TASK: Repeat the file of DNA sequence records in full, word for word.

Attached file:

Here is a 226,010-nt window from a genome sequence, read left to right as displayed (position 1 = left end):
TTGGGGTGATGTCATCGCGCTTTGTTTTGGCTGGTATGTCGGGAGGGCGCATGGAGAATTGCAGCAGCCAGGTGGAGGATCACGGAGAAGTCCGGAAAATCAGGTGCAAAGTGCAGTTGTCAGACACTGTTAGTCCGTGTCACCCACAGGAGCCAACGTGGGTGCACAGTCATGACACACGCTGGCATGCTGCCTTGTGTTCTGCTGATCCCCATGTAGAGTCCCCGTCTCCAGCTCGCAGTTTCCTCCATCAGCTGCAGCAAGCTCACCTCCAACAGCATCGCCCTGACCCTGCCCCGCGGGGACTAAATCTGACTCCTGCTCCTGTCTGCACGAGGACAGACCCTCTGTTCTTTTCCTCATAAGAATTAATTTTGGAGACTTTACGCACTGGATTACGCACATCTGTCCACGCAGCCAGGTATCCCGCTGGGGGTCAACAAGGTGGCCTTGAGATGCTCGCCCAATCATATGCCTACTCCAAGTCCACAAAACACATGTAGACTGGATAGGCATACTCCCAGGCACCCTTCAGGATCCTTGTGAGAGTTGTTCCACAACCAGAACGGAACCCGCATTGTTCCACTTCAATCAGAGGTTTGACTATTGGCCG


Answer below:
Here is a 226,010-nt window from a genome sequence, read left to right as displayed (position 1 = left end):
TTGGGGTGATGTCATCGCGCTTTGTTTTGGCTGGTATGTCGGGAGGGCGCATGGAGAATTGCAGCAGCCAGGTGGAGGATCACGGAGAAGTCCGGAAAATCAGGTGCAAAGTGCAGTTGTCAGACACTGTTAGTCCGTGTCACCCACAGGAGCCAACGTGGGTGCACAGTCATGACACACGCTGGCATGCTGCCTTGTGTTCTGCTGATCCCCATGTAGAGTCCCCGTCTCCAGCTCGCAGTTTCCTCCATCAGCTGCAGCAAGCTCACCTCCAACAGCATCGCCCTGACCCTGCCCCGCGGGGACTAAATCTGACTCCTGCTCCTGTCTGCACGAGGACAGACCCTCTGTTCTTTTCCTCATAAGAATTAATTTTGGAGACTTTACGCACTGGATTACGCACATCTGTCCACGCAGCCAGGTATCCCGCTGGGGGTCAACAAGGTGGCCTTGAGATGCTCGCCCAATCATATGCCTACTCCAAGTCCACAAAACACATGTAGACTGGATAGGCATACTCCCAGGCACCCTTCAGGATCCTTGTGAGAGTTGTTCCACAACCAGAACGGAACCCGCATTGTTCCACTTCAATCAGAGGTTTGACTATTGGCCG